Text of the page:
Thursday, December 16, 2010
Book Review: Anna's Return by Marta Perry
When Anna Beiler returns to the Pleasant Valley Amish after three years in the English world, she doesn't come alone-she comes with a baby daughter. Despite people's assumption, the child is not Anna's biological child but was adopted by her after the real mother, Anna's friend, tragically died. So Anna returns not seeking the redemption her family assumes. Instead, she's hoping to hide herself among the Plain People from the baby's violent father until she feels it's safe to go back into the world again. She tells herself she can do anything to protect her baby, even lie to the people who love her most. So she moves in with her brother Joseph and his wife Myra. She reconnects with her father, sister Leah, and Leah's new family. And she begins to spend time with Joseph's partner in his machine shop, Samuel, whose steady patience and thoughtful responses, which made him seem "slow" when they were children, now suggest to her a deeper understanding that sometimes infuriates her and more often makes her feel safe.
Returning isn't as easy as Anna had hoped, because it forces her to face the consequences of her own irresponsible behavior that led her to leave in the first place, and the pain she caused those she left behind. True redemption, she finds, is not a simple matter of pretend humility, but a deep change of the heart that means she will never be the same again. She learns, too, that redemption comes with a renewed love and appreciation for all the people in her life, the tightly bonded community that will always nurture and protect her.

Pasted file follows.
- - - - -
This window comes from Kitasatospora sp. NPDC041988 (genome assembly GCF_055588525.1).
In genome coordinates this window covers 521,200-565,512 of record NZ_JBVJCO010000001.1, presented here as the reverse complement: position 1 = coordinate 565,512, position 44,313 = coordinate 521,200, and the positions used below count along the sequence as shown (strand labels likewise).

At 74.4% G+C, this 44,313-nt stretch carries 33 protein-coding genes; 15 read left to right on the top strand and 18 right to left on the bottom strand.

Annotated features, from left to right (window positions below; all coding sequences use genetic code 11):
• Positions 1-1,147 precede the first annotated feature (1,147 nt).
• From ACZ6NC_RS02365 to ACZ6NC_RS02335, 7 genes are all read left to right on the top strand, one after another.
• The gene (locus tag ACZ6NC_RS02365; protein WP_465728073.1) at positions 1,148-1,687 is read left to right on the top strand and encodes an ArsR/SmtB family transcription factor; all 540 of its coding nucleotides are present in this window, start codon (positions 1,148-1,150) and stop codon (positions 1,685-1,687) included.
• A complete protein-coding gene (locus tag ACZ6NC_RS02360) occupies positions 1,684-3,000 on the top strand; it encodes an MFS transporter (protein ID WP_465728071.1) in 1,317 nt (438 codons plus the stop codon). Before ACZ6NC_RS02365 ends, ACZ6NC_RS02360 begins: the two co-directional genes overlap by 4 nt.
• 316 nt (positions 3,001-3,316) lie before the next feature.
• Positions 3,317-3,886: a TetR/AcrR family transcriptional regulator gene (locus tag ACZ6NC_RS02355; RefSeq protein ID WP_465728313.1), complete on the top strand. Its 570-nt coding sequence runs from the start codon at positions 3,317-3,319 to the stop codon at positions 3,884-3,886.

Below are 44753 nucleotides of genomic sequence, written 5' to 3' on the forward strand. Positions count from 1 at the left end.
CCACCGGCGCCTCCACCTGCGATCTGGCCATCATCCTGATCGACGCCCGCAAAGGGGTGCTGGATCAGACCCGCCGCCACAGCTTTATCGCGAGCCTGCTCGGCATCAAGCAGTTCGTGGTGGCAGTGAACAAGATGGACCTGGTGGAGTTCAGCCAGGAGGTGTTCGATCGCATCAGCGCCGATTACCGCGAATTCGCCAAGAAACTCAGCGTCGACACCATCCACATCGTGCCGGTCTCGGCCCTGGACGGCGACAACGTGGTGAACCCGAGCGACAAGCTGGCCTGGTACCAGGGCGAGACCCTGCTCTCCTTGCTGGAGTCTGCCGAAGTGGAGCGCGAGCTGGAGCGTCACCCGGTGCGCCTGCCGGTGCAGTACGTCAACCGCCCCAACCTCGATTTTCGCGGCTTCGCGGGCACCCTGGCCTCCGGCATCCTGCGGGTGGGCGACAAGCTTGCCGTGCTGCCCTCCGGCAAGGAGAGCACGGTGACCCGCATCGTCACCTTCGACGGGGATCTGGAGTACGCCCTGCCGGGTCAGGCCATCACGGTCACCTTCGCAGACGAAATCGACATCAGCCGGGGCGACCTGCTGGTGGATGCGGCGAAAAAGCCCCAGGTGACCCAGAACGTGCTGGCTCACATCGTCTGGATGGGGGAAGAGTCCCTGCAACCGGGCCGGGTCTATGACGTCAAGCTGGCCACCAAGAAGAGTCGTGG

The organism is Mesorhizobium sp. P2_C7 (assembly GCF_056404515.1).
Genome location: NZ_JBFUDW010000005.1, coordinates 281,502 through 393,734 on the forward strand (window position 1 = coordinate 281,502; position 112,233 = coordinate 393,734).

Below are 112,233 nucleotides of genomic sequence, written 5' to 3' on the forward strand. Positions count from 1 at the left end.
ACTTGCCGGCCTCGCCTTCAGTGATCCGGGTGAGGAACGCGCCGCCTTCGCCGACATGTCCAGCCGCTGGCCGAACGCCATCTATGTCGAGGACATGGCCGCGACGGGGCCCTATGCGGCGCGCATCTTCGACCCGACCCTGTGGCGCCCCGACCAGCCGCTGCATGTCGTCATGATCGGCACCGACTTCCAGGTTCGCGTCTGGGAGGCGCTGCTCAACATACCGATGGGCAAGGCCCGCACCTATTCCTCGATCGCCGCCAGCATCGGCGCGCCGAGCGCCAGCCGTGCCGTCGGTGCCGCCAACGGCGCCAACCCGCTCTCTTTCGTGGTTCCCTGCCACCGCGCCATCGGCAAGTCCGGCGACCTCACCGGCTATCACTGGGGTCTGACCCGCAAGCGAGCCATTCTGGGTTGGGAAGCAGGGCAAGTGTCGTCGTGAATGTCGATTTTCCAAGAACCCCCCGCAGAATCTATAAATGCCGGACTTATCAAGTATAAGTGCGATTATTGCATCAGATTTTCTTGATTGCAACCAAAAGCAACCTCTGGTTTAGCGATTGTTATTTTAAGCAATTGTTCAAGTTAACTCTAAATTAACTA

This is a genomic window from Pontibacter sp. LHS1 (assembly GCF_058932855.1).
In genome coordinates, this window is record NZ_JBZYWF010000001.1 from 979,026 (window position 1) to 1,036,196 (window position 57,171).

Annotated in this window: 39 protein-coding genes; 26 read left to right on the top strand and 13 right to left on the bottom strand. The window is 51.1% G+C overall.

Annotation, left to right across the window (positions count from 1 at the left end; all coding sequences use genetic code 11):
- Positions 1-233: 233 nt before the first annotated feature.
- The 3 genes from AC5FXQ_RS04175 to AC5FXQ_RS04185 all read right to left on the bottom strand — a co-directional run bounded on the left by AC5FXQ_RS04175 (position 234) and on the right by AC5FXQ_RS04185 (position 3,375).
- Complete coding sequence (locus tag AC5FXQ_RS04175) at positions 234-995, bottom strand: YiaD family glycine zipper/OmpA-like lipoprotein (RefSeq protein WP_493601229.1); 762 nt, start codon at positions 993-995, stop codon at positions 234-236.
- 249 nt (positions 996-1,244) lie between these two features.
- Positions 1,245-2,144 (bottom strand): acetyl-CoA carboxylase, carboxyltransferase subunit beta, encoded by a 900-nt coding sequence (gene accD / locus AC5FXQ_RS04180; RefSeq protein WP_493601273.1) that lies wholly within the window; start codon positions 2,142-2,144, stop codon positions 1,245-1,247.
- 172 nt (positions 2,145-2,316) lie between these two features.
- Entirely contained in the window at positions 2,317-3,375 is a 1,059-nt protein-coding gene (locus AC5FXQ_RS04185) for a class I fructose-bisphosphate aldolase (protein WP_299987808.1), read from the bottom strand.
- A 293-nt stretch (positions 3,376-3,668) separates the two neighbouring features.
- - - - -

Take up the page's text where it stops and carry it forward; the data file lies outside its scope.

In some ways, I think I came upon this book at the wrong time. Having read nothing but Amish fiction for a straight month and nothing but it (literally), I was a bit burnt out before I even started this one. The back cover blurb sounded great, really, but I felt like I had to make myself finish this one.
The story lagged a bit in several places, and I was disappointed that the relationship between Anna and Samuel didn't progress any faster than it did. There were also times when it was difficult to keep all the characters straight. I kept getting the relationships confused between which characters were siblings and which were cousins. Part of that could have easily been due to the fact that I have not yet read the first two books in this series.
I'm giving Anna's Return a rating of 3 stars because even though I had a tough time staying focused on the story, it was still a good one, especially with the Amish culture thrown in. Without the Amish aspect, it would've been quite dull.
**Many thanks to Berkley Publishing for providing a copy to review for the Inspy Awards.